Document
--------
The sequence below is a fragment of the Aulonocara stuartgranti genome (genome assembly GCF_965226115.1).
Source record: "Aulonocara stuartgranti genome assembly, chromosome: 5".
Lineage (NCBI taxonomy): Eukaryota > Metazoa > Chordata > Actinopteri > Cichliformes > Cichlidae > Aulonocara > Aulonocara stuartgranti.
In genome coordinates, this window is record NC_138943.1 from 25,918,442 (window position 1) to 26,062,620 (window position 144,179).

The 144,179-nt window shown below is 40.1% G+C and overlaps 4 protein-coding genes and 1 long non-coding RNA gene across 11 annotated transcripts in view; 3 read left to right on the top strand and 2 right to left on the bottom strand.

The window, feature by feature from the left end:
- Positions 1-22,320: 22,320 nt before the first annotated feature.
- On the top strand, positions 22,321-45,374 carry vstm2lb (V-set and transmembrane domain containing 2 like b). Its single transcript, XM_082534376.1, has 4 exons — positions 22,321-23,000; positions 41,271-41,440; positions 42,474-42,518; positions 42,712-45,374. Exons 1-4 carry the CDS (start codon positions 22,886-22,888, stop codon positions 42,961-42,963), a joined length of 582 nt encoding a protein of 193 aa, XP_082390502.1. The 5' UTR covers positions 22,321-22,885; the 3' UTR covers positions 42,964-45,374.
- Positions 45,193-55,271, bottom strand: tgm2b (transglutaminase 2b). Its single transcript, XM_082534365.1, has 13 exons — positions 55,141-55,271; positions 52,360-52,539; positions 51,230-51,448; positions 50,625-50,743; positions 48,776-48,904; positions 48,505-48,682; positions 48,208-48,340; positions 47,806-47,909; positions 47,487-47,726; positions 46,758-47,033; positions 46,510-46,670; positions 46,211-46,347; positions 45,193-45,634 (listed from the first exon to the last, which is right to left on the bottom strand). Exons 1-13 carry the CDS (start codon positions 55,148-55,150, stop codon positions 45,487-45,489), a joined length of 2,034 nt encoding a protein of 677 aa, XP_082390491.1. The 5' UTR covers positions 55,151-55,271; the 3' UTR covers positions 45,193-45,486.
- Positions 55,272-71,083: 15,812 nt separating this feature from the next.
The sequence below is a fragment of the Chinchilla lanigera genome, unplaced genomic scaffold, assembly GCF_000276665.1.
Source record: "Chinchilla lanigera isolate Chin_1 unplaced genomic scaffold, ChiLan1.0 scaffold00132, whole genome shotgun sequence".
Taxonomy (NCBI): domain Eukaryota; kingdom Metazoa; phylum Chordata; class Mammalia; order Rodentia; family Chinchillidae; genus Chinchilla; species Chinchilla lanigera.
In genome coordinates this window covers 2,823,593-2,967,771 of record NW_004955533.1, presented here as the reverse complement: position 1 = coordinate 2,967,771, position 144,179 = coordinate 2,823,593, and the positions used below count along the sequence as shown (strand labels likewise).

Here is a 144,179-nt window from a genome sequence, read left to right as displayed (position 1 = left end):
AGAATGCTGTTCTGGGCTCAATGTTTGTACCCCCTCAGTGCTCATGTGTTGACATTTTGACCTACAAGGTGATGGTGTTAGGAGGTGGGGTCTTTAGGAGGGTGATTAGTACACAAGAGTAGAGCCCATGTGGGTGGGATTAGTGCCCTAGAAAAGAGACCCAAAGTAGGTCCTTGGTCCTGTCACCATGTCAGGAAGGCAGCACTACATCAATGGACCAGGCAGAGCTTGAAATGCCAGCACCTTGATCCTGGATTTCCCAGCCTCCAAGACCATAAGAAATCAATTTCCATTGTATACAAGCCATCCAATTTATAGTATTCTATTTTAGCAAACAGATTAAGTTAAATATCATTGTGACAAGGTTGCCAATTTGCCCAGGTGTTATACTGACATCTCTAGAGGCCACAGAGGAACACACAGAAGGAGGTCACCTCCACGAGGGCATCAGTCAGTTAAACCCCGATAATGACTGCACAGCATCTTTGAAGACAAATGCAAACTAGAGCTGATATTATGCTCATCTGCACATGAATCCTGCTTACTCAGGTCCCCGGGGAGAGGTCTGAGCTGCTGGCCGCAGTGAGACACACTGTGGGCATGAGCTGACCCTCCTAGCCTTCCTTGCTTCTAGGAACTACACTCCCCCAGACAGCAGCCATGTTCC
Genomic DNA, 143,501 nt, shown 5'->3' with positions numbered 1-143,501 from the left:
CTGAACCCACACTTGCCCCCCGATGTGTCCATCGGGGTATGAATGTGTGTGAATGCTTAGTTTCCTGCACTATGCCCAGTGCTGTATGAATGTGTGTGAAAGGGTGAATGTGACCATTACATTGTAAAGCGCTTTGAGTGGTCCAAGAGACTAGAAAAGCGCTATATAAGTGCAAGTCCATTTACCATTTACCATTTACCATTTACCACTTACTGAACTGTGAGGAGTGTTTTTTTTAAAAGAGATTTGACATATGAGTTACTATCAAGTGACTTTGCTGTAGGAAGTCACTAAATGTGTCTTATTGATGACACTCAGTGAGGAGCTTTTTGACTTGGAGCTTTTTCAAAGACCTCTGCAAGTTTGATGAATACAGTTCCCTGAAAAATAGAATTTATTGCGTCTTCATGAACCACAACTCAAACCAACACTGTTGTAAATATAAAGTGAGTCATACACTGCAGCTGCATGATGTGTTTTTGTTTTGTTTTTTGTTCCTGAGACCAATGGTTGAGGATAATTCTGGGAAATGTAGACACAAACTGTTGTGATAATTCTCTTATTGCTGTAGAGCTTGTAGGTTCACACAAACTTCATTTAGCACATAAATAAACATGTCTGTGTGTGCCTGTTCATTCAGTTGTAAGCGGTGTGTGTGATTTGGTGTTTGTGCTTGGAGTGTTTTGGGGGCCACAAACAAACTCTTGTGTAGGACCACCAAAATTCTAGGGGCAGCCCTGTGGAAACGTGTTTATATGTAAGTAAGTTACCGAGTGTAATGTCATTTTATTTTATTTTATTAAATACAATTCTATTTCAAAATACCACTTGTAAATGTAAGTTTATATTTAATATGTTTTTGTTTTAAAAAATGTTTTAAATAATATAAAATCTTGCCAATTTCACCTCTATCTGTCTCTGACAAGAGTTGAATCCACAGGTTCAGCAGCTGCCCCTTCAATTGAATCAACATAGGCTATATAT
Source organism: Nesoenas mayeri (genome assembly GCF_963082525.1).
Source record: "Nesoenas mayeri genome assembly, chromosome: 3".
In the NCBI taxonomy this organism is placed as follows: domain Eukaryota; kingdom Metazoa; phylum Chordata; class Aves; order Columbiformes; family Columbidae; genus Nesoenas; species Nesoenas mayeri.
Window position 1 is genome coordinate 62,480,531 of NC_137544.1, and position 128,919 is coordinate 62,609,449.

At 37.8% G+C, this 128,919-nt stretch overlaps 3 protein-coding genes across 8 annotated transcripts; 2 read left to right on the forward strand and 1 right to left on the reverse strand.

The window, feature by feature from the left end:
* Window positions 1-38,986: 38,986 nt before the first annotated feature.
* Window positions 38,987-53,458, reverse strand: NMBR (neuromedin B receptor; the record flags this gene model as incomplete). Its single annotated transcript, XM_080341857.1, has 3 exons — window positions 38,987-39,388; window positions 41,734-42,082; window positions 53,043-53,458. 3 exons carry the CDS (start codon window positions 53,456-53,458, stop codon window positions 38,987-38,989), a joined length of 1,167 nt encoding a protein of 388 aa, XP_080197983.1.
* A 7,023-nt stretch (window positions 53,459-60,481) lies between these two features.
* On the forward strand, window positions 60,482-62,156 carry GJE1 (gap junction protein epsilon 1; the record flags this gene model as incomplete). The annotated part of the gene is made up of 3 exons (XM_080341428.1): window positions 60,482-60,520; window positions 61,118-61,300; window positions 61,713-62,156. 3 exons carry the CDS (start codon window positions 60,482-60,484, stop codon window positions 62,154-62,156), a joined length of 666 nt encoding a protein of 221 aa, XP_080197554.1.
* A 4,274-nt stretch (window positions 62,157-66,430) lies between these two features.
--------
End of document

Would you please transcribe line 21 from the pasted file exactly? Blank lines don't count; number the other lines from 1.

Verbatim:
In the NCBI taxonomy this organism is placed as follows: domain Eukaryota; kingdom Metazoa; phylum Chordata; class Aves; order Columbiformes; family Columbidae; genus Nesoenas; species Nesoenas mayeri.